The United Kingdom of Great Britain and Ireland was the formal name of the United Kingdom between 1801 and 1927. In 1922, the majority of Ireland seceded to form the Irish Free State. The Royal and Parliamentary Titles Act 1927 amended the name of the Parliament of the United Kingdom to reflect the change in the country's boundaries, and the Act is conventionally considered to mark the point when the name of the state changed as well.
The United Kingdom of Great Britain and Ireland came into being on 1 January 1801 under the terms of the Acts of Union 1800, by which the formerly separate kingdoms of Great Britain and Ireland were united. The Kingdom of Great Britain had itself been formed in 1707 by the union of the formerly separate kingdoms of England and Scotland.
In 1919, the majority of Irish MPs refused to recognise the Parliament of the United Kingdom and formed a unilaterally independent Irish parliament, Dáil Éireann, with an executive under the President of Dáil Éireann, Eamon de Valera. A War of Independence was fought between 1919 and 1921. Finally in December 1922, twenty-six of Ireland's counties exited from the United Kingdom of Great Britain and Ireland and formed an independent Irish Free State. The southern part of Ireland that seceded from the union is today the Republic of Ireland. It covers the same territory as the Free State, but adopted a new constitution in 1937.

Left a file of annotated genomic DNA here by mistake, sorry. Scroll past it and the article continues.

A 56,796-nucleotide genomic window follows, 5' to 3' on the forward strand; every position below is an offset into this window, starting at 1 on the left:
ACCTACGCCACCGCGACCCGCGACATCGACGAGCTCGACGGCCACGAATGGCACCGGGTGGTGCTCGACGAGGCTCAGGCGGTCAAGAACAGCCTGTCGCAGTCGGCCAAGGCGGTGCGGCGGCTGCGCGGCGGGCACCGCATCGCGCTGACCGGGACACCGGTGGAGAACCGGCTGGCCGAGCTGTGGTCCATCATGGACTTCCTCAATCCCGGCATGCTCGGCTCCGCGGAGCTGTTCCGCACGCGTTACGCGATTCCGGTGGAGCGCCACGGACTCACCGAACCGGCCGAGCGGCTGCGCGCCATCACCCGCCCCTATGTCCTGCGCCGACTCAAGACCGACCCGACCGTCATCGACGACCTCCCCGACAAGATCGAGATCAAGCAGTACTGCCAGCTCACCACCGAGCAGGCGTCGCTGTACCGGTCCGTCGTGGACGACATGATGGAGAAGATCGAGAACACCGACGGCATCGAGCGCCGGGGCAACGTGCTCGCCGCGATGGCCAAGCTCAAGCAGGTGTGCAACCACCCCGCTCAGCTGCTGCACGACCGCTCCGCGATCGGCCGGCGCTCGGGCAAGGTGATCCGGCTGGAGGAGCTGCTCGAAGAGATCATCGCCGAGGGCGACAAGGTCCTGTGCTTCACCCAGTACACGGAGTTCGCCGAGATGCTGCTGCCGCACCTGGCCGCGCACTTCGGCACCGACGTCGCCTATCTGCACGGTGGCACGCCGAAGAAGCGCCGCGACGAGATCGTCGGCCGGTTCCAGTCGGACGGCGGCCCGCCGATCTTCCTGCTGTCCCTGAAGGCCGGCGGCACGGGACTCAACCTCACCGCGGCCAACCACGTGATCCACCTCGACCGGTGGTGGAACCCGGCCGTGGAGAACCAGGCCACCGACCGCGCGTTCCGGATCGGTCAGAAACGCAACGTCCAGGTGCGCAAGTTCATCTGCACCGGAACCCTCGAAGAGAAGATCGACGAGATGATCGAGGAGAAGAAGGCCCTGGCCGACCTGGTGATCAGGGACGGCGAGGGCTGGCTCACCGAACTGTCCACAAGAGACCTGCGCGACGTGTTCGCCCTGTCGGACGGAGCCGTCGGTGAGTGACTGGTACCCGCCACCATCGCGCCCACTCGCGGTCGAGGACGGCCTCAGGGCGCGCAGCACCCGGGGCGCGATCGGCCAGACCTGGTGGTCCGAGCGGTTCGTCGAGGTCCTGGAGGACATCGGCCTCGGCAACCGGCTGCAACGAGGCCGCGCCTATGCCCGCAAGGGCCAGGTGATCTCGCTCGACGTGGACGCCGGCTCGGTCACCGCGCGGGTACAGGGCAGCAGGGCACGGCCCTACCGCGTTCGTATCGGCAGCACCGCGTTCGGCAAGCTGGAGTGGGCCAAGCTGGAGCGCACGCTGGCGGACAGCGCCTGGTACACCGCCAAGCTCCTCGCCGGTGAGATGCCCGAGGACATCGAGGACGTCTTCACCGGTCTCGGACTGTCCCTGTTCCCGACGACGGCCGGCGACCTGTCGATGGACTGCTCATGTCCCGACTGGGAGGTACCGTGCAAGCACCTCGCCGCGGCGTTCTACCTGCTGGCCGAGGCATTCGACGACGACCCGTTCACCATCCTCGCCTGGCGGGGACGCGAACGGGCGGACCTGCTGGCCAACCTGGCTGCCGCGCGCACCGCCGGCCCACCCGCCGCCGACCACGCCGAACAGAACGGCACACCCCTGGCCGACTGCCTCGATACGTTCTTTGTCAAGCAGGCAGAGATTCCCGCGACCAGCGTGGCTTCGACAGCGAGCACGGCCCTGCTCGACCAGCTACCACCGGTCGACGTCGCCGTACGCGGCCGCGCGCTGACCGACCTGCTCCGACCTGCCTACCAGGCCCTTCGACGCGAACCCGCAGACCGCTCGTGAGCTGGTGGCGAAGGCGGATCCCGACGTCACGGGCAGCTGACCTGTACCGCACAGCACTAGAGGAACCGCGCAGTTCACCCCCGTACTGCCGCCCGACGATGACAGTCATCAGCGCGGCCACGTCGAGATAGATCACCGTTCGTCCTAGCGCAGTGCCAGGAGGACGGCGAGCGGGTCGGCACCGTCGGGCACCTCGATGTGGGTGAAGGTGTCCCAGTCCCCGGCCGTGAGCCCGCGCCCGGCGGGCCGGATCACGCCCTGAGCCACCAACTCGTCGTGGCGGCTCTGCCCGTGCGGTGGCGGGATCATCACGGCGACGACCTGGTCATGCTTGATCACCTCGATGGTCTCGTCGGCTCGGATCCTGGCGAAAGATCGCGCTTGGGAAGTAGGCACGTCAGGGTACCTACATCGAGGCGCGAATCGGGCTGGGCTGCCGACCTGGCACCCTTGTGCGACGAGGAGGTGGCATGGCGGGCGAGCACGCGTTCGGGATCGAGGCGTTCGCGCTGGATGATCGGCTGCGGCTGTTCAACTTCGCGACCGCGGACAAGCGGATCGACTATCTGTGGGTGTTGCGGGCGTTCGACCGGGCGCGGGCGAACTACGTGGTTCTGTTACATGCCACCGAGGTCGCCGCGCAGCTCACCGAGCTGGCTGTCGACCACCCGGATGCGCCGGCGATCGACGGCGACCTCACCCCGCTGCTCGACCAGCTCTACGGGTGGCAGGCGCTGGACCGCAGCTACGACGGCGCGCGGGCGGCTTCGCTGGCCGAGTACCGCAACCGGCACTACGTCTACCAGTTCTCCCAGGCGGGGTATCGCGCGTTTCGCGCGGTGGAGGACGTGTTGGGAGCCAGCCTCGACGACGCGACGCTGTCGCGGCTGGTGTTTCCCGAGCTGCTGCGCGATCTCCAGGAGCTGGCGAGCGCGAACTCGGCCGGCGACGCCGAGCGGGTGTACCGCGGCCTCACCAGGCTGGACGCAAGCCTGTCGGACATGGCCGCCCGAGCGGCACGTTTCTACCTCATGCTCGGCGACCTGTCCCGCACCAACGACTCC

Six counties of Ireland, called Northern Ireland, remained a part of the continuing United Kingdom, which was renamed the United Kingdom of Great Britain and Northern Ireland in 1927, in accordance with the Royal and Parliamentary Titles Act 1927. The present-day United Kingdom retains the same constitutional and parliamentary systems but covering only a portion of the previous territory.
Despite being a kingdom in its own right, Ireland before 1801 did not have full sovereignty. The Kingdom of Ireland was a settler state, with the King of Ireland being the same person as the King of England (and, since the 1603 ascension of the Stuart dynasty, the King of Scotland). Its government was headed by a Lord Lieutenant and his Chief Secretary, who were responsible to the government of Great Britain rather than to the Parliament of Ireland. Before the Constitution of 1782, the Irish parliament was also severely fettered, and decisions in Irish courts could be overturned on appeal to the British House of Lords in London.